Compliance officers in the financial sector, beware: If you tell the Financial Conduct Authority in Britain that you have adequate internal controls and systems in place, be absolutely certain that is the case.
Deutsche Bank and its British subsidiary, DB Group Services, learned that lesson the hard way last month, when the FCA slapped the bank with a £226.8 million ($345.6 million) penalty for the bank’s role in manipulating the London Interbank Offered Rate (LIBOR). The fine was part of a $2.5 billion global settlement that Deutsche Bank reached with other enforcement authorities.
An unprecedented portion of the FCA’s fine, £100.8 million ($153.5 million), resulted from breaches of Principle 11 under the FCA’s Principles for Businesses, which requires companies to deal with regulators in an “open and cooperative” way and to disclose any issues that a regulator would reasonably expect to be notified about. According to the FCA, Deutsche Bank breached Principle 11 when it provided “false, inaccurate, or misleading information” to the agency, including a number of failures arising during the course of its LIBOR investigation.
Specifically, Deutsche Bank provided a formal written attestation “stating that its systems and controls in relation to LIBOR submissions were adequate at a time when no such systems and controls were in place,” the FCA stated. Even worse, the FCA said, the compliance officer who signed the attestation knew it was false.
“This case sends out a strong message that both individuals and companies need to be diligent when they are asked to sign attestations.”
Louise Hodges, Partner, Kingsley Napley
“This case sends out a strong message that both individuals and companies need to be diligent when they are asked to sign attestations,” says Louise Hodges, a partner with law firm Kingsley Napley in London.
“The FCA has made it clear that requiring an attestation is a major tool in its armory, as it is a means of obtaining a personal commitment from a senior manager that specific action has or will be taken,” says David Wilford, director of compliance products for Lombard Risk, a software vendor to the financial services industry. “Financial services firms can expect the regulator to increase the use of this tool going forward.”
The FCA has defined attestations as a formal “supervisory tool”—a step short of an enforcement tool, used by the agency to obtain a personal commitment from an individual within the company that a specific action has been taken or will be taken, in an area where the FCA would like to see changes. The attestation may be given by a number of individuals in the firm, including a senior officer, director, compliance officer, or someone in a managerial or supervisory role.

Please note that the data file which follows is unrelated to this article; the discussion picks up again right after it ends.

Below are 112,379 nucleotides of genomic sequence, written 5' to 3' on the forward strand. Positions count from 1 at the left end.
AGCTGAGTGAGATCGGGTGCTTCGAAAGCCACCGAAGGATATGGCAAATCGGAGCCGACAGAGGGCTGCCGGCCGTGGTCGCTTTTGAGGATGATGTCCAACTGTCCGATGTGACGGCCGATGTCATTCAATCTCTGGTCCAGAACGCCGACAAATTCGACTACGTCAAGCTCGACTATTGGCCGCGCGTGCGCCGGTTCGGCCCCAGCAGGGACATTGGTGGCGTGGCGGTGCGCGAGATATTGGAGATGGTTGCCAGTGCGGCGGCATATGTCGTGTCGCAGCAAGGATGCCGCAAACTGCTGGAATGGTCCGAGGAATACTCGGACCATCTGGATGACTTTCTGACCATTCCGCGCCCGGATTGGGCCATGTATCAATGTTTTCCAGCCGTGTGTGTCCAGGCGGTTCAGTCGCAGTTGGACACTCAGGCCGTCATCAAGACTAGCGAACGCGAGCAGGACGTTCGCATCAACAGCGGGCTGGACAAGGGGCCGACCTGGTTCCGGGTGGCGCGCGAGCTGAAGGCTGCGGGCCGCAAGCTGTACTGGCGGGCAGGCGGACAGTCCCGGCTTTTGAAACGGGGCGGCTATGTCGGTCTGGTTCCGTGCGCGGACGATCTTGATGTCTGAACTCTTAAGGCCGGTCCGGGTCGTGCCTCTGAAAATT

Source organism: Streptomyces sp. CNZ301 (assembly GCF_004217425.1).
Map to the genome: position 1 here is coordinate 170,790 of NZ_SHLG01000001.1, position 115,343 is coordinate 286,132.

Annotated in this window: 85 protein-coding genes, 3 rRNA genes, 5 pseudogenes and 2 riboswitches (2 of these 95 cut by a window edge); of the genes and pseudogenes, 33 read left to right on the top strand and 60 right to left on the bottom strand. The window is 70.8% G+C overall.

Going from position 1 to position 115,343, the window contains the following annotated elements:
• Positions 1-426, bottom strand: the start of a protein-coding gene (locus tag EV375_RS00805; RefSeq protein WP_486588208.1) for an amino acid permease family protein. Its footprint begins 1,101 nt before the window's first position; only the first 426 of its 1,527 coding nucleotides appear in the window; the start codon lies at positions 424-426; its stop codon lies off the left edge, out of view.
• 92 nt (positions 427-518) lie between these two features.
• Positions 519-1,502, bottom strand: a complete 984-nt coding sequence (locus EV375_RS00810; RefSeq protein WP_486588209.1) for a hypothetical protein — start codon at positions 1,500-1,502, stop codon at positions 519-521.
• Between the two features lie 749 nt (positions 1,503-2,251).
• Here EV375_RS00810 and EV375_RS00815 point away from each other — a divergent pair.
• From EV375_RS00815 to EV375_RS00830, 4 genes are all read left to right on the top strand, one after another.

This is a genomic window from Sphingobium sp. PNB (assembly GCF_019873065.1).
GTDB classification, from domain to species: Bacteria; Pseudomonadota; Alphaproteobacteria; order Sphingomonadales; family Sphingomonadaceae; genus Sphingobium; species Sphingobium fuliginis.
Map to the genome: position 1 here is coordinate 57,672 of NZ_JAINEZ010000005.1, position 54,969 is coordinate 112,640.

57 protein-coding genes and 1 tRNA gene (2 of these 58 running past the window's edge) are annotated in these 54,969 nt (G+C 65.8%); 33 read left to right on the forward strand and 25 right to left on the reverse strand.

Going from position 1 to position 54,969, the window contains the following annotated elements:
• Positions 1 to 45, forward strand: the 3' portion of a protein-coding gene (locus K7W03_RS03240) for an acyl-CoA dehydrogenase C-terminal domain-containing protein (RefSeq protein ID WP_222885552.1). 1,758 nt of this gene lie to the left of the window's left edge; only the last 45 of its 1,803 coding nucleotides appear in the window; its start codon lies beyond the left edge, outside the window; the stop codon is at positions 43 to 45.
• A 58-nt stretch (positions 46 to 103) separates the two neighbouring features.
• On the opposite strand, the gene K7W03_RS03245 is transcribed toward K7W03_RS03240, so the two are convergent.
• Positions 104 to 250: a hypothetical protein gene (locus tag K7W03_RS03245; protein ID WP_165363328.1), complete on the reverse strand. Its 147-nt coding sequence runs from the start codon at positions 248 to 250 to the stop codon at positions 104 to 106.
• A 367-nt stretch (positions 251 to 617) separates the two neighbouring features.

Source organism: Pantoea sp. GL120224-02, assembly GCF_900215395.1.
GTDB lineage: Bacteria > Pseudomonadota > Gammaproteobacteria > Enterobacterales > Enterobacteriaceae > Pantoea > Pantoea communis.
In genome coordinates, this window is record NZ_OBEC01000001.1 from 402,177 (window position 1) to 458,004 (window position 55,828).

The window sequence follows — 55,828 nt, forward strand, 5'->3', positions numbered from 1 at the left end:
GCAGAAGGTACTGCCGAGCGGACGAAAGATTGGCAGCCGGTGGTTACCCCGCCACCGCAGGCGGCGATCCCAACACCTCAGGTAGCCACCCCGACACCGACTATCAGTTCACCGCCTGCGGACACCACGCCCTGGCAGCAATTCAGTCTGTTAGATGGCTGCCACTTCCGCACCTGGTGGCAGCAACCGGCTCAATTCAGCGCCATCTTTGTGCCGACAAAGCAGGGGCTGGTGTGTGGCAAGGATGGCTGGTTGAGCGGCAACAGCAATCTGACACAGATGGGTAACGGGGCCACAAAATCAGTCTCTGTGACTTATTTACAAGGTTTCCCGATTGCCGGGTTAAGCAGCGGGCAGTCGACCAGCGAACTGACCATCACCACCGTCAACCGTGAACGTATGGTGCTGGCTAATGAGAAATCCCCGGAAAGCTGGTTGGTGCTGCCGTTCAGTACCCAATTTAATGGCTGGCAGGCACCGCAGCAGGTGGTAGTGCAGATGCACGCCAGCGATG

Attestations are “a way to get the attention of senior management and to really ensure that the particular activity within a firm is being focused on by the highest levels,” says Elizabeth Clay, an associate with law firm Bird & Bird in London. The FCA’s use of attestations has significantly increased following the financial crisis and a general frustration in the market over the lack of personal accountability placed on boards and senior management, she says.
No regulatory proceedings exist in the United States that compare to the FCA’s broad use of attestations. The FCA says it uses personal attestations in the following four scenarios:
Notification, where the bank sees a potentially troublesome new risk and wants the bank to alert it should the risk change in its nature or magnitude;
Undertaking, where the FCA wants a firm to take specific action within a particular timescale and extracts a promise to that effect;
Self-certification for more significant issues, where the FCA is “confident the firm can resolve the issue itself, we may ask for an attestation that the risks have been mitigated or resolved;” and
Verification, where the FCA asks for confirmation that some action was taken, complete with supporting evidence such as an internal audit.
Importantly, FCA attestations are not explicitly required by any British statute or regulation, meaning that a financial services firm cannot be required to respond to them. “The FCA can only request that you respond,” Clay says.
Refusing to respond to an attestation, however, or remaining in non-compliance with an attestation request, is ill-advised. By doing so, you effectively are refusing to remediate an issue that the FCA has identified as serious. That exposes both the individual and the company up to an investigation or enforcement action.
“You need to make sure that you can, in fact, attest to what is being asked,” says Alix Prentice, a partner with law firm TaylorWessing in London. “If you can’t, you need to negotiate with the FCA in amending the terms of the attestation.”
PRINCIPLE 11 BREACHES
Below, the FCA outlines where Deutsche Bank failed to follow Principle 11.